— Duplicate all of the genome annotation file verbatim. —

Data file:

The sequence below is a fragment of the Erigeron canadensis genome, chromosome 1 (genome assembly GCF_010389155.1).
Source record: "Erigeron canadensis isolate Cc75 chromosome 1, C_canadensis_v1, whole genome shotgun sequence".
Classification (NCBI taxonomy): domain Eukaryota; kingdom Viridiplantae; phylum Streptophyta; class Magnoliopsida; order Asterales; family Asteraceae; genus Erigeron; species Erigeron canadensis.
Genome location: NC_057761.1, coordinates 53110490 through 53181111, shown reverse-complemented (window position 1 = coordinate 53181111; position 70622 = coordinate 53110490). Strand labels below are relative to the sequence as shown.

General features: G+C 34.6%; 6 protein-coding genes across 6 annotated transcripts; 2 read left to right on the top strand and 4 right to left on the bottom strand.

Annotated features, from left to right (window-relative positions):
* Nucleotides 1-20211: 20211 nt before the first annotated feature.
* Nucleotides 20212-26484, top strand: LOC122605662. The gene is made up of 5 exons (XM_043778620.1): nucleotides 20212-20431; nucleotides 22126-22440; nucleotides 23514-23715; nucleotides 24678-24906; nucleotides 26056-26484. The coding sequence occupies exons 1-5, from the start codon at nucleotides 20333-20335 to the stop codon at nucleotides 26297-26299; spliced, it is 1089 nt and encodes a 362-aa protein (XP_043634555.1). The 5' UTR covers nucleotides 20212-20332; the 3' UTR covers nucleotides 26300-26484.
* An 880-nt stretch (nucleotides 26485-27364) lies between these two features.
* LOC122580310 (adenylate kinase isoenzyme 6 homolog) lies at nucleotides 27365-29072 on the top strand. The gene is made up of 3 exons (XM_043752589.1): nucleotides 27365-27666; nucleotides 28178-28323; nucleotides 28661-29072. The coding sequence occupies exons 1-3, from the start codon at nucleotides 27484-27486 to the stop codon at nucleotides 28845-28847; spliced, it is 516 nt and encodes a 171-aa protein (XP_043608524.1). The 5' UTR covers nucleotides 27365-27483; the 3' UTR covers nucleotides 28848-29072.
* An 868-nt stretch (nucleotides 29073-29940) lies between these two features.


The sequence below is a fragment of the Erigeron canadensis genome, chromosome 1 (genome assembly GCF_010389155.1).
Source record: "Erigeron canadensis isolate Cc75 chromosome 1, C_canadensis_v1, whole genome shotgun sequence".
Classification (NCBI taxonomy): domain Eukaryota; kingdom Viridiplantae; phylum Streptophyta; class Magnoliopsida; order Asterales; family Asteraceae; genus Erigeron; species Erigeron canadensis.
Genome location: NC_057761.1, coordinates 53110490 through 53181111, shown reverse-complemented (window position 1 = coordinate 53181111; position 70622 = coordinate 53110490). Strand labels below are relative to the sequence as shown.

General features: G+C 34.6%; 6 protein-coding genes across 6 annotated transcripts; 2 read left to right on the top strand and 4 right to left on the bottom strand.

Annotated features, from left to right (window-relative positions):
* Nucleotides 1-20211: 20211 nt before the first annotated feature.
* Nucleotides 20212-26484, top strand: LOC122605662. The gene is made up of 5 exons (XM_043778620.1): nucleotides 20212-20431; nucleotides 22126-22440; nucleotides 23514-23715; nucleotides 24678-24906; nucleotides 26056-26484. The coding sequence occupies exons 1-5, from the start codon at nucleotides 20333-20335 to the stop codon at nucleotides 26297-26299; spliced, it is 1089 nt and encodes a 362-aa protein (XP_043634555.1). The 5' UTR covers nucleotides 20212-20332; the 3' UTR covers nucleotides 26300-26484.
* An 880-nt stretch (nucleotides 26485-27364) lies between these two features.
* LOC122580310 (adenylate kinase isoenzyme 6 homolog) lies at nucleotides 27365-29072 on the top strand. The gene is made up of 3 exons (XM_043752589.1): nucleotides 27365-27666; nucleotides 28178-28323; nucleotides 28661-29072. The coding sequence occupies exons 1-3, from the start codon at nucleotides 27484-27486 to the stop codon at nucleotides 28845-28847; spliced, it is 516 nt and encodes a 171-aa protein (XP_043608524.1). The 5' UTR covers nucleotides 27365-27483; the 3' UTR covers nucleotides 28848-29072.
* An 868-nt stretch (nucleotides 29073-29940) lies between these two features.